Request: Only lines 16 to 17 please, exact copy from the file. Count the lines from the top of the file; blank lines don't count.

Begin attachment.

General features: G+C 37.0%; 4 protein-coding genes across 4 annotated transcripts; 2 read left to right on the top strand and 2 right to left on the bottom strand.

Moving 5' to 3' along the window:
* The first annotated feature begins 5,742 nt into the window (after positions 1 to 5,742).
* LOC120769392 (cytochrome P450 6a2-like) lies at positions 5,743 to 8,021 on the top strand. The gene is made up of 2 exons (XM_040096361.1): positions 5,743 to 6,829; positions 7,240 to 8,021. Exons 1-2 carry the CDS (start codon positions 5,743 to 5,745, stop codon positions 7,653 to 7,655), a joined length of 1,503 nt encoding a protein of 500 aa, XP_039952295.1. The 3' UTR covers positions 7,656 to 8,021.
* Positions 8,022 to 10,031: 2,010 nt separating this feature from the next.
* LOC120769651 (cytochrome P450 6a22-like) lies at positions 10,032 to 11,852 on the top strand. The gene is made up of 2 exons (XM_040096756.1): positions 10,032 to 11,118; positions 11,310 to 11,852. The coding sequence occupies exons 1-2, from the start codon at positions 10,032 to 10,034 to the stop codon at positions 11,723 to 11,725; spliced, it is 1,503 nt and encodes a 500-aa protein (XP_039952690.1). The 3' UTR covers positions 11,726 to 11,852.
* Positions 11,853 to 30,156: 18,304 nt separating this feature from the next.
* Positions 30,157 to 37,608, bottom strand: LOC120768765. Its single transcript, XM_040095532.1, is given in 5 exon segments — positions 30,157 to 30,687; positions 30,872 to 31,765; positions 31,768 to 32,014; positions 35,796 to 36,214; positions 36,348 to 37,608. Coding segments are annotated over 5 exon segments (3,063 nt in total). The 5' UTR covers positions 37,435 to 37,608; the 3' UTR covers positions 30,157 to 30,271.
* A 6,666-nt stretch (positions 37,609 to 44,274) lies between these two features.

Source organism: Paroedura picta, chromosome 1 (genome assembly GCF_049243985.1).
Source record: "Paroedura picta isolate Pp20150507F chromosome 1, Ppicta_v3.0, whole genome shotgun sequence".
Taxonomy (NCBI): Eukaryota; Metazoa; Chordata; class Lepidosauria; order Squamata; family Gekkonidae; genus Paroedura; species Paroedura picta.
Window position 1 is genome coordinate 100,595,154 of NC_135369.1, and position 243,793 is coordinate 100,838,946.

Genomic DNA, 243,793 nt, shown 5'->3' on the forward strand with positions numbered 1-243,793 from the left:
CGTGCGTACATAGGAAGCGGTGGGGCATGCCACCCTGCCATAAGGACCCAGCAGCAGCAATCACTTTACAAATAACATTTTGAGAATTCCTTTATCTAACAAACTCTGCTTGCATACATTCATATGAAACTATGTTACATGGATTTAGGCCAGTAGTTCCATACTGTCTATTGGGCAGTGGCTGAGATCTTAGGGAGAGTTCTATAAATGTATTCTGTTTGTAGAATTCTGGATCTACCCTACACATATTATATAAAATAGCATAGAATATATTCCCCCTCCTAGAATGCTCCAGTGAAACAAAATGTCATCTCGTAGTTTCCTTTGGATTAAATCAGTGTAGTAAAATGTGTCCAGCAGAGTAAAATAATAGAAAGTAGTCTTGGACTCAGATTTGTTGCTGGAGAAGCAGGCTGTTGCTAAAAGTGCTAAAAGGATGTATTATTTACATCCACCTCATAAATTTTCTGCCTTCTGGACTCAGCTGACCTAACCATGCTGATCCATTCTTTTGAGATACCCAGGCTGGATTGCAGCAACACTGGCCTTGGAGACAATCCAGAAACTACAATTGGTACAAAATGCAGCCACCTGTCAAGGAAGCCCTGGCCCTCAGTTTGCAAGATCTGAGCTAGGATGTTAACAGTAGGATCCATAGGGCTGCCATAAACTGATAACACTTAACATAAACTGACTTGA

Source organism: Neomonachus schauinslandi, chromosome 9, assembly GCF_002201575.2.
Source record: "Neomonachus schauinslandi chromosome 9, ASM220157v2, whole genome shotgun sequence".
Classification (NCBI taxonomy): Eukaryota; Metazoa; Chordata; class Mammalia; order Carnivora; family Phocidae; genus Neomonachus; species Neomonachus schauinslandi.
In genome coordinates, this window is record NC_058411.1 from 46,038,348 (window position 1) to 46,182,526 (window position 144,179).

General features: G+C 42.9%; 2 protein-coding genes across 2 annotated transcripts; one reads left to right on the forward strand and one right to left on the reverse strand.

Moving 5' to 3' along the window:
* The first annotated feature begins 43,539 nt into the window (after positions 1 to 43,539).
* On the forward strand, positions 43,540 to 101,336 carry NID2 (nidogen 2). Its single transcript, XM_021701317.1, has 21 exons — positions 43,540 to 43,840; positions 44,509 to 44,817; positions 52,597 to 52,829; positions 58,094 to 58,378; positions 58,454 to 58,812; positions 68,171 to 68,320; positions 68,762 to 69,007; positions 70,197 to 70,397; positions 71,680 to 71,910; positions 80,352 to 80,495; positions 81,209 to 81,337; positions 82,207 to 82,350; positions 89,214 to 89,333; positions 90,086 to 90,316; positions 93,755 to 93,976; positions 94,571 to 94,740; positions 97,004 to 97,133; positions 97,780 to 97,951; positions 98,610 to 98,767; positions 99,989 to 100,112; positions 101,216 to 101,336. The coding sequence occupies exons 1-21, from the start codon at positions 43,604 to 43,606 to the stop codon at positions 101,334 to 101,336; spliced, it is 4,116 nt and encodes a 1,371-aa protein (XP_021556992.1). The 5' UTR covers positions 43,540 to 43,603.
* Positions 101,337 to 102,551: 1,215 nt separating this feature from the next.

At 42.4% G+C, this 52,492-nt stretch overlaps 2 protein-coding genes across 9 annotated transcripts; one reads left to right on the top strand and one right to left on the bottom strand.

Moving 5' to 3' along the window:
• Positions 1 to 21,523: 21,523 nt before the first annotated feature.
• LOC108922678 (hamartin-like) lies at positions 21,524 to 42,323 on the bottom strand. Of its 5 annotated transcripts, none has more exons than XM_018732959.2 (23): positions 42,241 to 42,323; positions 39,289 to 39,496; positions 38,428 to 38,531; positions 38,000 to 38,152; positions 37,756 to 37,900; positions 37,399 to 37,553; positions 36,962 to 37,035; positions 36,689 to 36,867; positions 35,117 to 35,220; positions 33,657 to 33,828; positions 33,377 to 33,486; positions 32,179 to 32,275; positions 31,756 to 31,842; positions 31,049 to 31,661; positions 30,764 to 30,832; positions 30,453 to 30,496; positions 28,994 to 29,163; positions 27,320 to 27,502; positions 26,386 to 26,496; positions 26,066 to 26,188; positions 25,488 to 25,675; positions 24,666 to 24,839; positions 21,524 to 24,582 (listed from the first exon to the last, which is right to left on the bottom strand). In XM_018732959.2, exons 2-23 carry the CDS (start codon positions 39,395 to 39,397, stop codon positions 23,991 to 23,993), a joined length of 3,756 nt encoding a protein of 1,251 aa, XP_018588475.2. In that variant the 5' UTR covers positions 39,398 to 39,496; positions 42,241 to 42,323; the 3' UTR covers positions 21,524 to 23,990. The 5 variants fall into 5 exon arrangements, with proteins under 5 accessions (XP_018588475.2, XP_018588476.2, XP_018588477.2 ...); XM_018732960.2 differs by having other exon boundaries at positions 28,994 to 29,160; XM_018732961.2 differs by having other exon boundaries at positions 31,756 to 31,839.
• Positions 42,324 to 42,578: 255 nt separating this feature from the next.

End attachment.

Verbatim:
Source organism: Neomonachus schauinslandi, chromosome 9, assembly GCF_002201575.2.
Source record: "Neomonachus schauinslandi chromosome 9, ASM220157v2, whole genome shotgun sequence".